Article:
An internal combustion engine of this kind is known, for instance, from DE-OS No. 30 24 109. The gas exchange valve or valves are maintained in their closed position in that an electromagnet is energized and attracts an armature. A spring system biases the valve in the opening direction, so that upon deenergization of the electromagnet the spring system becomes active and opens the valve. However, when the electromagnet is energized its force is sufficient to maintain the armature in the closed position the bias of the spring system notwithstanding.
Hence, it is necessary to use electrical energy to maintain the valve in its closed position.
The task of the invention resides in operating an internal combustion engine equipped with a gas exchange valve in such a manner that the energy requirements are reduced. As used herein, the term gas exchange valve is intended to connote either fuel intake valve or exhaust valve.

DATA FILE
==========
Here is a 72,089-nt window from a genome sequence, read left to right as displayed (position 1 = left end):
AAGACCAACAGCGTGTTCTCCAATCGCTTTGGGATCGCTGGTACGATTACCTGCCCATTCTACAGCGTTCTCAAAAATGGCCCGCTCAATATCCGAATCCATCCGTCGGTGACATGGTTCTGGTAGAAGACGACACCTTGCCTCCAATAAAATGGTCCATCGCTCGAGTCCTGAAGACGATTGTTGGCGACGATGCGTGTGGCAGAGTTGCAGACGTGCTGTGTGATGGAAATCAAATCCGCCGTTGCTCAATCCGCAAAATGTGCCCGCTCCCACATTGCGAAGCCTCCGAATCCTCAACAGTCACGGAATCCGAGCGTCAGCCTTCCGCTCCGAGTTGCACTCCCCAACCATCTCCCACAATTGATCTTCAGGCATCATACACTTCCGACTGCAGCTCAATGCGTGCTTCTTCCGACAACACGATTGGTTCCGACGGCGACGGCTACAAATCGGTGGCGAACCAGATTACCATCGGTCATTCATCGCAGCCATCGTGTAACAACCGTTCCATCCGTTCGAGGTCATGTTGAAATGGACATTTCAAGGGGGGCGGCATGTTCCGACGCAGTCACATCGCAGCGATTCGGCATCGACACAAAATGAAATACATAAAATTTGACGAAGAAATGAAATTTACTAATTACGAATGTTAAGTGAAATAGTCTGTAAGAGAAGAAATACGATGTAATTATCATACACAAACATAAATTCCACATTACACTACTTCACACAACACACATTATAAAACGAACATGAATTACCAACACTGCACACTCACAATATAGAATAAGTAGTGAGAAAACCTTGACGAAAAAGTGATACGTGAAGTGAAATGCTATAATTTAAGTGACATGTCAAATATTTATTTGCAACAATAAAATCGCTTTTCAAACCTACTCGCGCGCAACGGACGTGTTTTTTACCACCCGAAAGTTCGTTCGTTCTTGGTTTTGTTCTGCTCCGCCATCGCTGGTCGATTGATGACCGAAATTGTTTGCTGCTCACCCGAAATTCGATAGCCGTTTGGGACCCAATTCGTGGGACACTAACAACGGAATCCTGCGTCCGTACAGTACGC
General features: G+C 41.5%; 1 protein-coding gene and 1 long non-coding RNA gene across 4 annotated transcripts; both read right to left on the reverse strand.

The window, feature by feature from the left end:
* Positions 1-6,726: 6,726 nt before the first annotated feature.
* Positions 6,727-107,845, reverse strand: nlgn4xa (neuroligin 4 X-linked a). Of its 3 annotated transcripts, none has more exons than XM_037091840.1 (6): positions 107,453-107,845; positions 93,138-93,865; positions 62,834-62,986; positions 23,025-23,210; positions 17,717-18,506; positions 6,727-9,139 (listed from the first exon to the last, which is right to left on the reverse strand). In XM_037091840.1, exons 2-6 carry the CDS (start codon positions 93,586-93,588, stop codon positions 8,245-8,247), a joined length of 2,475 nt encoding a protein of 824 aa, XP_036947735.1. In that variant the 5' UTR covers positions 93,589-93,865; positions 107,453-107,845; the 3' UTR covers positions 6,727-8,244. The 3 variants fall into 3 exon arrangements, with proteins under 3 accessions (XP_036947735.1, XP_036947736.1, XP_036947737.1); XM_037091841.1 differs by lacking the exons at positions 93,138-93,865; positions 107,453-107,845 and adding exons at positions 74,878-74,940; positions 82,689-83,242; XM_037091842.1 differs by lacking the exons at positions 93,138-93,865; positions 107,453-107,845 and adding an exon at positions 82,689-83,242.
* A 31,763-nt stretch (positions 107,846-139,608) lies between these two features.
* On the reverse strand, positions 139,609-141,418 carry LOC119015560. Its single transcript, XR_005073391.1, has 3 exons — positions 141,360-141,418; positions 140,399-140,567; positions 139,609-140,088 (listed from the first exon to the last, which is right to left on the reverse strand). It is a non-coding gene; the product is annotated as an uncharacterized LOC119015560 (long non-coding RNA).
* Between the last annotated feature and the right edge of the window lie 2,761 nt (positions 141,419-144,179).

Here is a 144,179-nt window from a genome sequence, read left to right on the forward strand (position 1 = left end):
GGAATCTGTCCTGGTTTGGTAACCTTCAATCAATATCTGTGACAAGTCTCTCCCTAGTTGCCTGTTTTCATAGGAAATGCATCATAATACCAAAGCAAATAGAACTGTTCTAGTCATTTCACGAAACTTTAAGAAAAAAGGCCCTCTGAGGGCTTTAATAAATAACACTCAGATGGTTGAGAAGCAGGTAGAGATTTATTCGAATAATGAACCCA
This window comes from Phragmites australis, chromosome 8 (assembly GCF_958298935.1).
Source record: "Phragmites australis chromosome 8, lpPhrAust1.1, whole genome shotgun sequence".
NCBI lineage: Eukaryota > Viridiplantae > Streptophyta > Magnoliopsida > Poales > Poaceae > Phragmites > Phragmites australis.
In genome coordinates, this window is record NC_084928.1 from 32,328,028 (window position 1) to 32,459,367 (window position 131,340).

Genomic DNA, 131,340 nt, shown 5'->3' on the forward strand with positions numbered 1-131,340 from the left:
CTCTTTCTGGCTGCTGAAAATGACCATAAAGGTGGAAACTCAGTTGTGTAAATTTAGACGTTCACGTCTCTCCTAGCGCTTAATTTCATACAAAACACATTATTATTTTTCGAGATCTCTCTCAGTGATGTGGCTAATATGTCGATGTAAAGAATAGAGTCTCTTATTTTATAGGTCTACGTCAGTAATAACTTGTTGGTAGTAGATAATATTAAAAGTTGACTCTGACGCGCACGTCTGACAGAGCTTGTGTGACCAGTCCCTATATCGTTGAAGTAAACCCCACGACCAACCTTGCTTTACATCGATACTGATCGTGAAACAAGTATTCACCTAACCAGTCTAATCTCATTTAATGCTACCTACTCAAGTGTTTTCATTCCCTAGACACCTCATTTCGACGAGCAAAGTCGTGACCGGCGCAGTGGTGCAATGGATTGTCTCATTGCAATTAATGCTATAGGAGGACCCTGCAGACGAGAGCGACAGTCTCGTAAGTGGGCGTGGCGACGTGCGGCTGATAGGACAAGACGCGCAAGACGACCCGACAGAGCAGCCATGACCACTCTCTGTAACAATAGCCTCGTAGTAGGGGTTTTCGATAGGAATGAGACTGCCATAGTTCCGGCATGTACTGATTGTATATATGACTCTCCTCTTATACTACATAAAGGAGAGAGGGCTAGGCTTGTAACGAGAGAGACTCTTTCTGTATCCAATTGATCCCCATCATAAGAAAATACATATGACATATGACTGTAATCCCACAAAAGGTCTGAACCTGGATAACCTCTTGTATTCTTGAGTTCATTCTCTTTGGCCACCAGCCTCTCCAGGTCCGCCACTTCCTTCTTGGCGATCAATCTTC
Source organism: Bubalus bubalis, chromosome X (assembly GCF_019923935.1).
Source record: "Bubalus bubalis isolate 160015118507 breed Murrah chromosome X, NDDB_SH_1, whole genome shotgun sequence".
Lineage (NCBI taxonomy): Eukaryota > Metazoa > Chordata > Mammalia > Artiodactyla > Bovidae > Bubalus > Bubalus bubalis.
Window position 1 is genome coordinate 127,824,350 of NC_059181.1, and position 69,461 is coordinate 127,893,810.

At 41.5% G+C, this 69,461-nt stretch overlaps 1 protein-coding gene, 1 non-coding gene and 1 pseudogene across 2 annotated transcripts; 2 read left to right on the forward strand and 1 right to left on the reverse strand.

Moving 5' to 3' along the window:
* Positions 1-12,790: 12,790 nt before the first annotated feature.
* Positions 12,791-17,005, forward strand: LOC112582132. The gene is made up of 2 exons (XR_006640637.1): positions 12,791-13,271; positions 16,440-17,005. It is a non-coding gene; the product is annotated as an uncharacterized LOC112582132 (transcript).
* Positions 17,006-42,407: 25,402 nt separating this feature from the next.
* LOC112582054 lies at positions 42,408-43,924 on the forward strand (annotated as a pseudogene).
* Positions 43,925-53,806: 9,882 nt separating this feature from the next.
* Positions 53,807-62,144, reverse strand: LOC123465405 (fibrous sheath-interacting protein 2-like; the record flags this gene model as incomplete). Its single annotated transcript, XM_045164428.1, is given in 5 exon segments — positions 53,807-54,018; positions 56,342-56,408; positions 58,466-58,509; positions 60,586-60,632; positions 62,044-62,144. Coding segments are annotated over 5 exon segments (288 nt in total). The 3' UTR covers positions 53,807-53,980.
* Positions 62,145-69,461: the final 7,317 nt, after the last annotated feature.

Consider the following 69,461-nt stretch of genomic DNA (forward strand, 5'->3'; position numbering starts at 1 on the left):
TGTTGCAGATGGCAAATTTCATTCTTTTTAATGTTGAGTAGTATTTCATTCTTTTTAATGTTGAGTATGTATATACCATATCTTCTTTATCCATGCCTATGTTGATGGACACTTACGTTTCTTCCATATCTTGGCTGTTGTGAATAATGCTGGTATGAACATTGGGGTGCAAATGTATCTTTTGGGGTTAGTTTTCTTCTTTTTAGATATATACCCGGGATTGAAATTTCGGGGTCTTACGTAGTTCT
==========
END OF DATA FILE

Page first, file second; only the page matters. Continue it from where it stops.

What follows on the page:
The task is solved by the elements enumerated in the main claim.
In accordance with the invention use is made of the fact that during the combustion process high internal pressure develops in the interior of a cylinder which high pressure is acting upon the valve head. Thus the valve is subjected to a force which additionally pushed it against its seat in the direction of closing. During the effectiveness of this force the holding force to be generated by the magnet may therefore be reduced for the magnet need now only compensate for the spring bias less the force acting upon the valve head.
Since the internal pressure of a cylinder is not constant during the combustion process, the flow of current through the electromagnet, in a preferred embodiment of the invention, is controlled, the degree of current flow being dependent from the interior pressure of the cylinder.